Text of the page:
Overcoming coordination gaps between water, energy and agriculture: future paths to water protection in Weser-Ems

Overcoming coordination gaps between water, energy and agriculture: future paths to water protection in Weser-Ems

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Meergans, Franziska / Christina Aue / Christian Knieper / Sascha Kochendörfer / Andrea Lenschow / Claudia Pahl-Wostl
Briefing Paper 25/2020

Bonn: German Development Institute / Deutsches Institut für Entwicklungspolitik (DIE)

DOI: https://doi.org/10.23661/bp25.2020

Dt. Ausg. u.d.T.:
Im Spannungsfeld von Wasser-, Energie- und Landwirtschaftspolitik: Neue Wege für den Wasserschutz in der Weser-Ems-Region
(Analysen und Stellungnahmen 13/2020)

This paper constitutes one of six analyses of cross-sectoral challenges in water governance. These have been conducted as part of the STEER research project and results are published in separate analyses and position papers.
While the agricultural sector and food industry of the region of Weser-Ems in Lower Saxony have brought about economic prosperity, they have also posed challenges to the environment, and water quality in particular. Intensive animal farming is considered the main source of nitrate pollution in groundwater, a trend that has been further reinforced by the promotion of non-fossil fuel energy sources and increased biogas production in the region. Against this backdrop, coordination of the water, (bio)energy and agricultural sectors is key to establishing Integrated Water Resources Management (IWRM) in the region and thereby reducing nitrate levels in the groundwater.
This paper is based on the analysis of coordination and cooperation among local and regional stakeholders which takes account of i) legal and regulatory structures, ii) water management processes and iii) the socio-ecological conditions. It shows that groundwater protection in the region of Weser-Ems has for two decades been characterised by the same trade-off between the barely coordinated policies of the water, (bio)energy and agricultural sectors. The problem thus remains as pressing as ever. The lack of sufficient coordination between Germany's Renewable Energy Act (EGG) and its Fertiliser Ordinance (DüV) is inconsistent with growing international recognition of the need for coherent and integrated policy solutions to the management of natural resources such as groundwater. For many years, the German agricultural policy, of central importance for water resources management, was geared solely to profitability in agriculture, neglecting the considerable social and environmental costs of this approach. It is not yet possible to gauge the extent to which the amendment of the Fertiliser Ordinance in 2020 and the designation of nitrate vulnerable zones have led to effective integration. In order to reduce nitrate pollution in the region of Weser-Ems and similar regions of Germany in the long term, we make the following recommendations in this paper:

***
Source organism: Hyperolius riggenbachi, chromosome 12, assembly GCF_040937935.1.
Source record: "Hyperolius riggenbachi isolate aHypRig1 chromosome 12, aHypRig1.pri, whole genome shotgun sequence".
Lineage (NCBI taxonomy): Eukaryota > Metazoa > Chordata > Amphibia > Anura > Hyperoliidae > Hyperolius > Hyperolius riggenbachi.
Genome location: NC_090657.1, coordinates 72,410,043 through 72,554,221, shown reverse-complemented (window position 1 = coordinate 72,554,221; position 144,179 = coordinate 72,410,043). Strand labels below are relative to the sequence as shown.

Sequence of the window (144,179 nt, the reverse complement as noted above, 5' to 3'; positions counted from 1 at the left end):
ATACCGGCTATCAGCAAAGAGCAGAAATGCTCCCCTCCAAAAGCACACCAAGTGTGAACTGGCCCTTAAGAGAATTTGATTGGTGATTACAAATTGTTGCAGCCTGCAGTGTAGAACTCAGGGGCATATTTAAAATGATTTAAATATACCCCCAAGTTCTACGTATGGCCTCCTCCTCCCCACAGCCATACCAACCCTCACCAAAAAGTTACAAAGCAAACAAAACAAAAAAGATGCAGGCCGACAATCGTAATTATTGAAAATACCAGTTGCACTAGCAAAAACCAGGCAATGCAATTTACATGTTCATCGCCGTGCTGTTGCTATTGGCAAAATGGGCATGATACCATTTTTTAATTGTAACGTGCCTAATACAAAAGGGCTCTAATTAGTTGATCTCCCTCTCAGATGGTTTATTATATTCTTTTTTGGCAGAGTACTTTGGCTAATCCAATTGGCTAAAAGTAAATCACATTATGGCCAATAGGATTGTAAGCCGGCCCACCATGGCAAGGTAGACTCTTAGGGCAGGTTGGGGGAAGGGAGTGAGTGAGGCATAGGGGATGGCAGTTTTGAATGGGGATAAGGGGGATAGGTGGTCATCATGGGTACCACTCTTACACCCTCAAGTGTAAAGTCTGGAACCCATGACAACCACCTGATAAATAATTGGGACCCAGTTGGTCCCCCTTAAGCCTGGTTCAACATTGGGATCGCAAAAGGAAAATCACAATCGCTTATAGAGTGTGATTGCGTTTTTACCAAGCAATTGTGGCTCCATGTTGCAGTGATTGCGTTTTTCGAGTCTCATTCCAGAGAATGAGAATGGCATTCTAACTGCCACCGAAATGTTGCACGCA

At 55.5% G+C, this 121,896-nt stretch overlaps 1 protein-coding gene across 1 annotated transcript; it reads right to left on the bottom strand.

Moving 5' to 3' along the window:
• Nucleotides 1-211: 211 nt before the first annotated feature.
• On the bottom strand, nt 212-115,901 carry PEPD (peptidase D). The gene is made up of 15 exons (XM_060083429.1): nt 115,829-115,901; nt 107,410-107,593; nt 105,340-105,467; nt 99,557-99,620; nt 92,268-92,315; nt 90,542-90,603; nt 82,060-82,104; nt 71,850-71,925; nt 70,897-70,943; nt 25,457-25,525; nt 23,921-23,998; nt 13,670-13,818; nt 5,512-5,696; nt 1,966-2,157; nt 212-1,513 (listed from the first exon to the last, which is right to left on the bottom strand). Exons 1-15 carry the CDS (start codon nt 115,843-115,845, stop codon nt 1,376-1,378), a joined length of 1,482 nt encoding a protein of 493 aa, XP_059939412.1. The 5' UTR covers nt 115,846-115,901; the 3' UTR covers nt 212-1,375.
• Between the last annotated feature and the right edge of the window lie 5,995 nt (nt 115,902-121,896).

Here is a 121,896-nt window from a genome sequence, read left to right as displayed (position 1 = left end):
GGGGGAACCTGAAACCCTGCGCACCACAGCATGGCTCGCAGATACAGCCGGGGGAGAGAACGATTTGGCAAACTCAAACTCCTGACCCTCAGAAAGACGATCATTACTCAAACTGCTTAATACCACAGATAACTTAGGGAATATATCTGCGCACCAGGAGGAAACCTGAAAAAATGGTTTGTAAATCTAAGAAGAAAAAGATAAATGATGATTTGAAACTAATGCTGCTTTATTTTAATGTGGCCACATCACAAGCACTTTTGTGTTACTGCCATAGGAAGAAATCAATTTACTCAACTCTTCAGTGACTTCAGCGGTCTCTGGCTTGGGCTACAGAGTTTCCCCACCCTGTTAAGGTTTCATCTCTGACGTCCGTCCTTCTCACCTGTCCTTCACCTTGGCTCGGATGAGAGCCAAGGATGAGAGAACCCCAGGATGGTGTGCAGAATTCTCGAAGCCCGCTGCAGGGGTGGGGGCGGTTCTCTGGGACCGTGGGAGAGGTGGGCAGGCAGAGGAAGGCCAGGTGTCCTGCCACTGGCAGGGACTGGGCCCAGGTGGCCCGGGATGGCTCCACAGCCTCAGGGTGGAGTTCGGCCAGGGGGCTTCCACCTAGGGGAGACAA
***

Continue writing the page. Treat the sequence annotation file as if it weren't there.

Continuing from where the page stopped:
• improve legislative coordination in the water, energy and agricultural sectors,
• expand and promote successful (local) projects (e.g. whole-farm approach),
• transform intensive farming into business models combining profitability with ecological compatibility (e.g. organic farming),
• support this by integrating practical knowledge into the development of new policy instruments, and
• elevate water protection issues in agricultural training.

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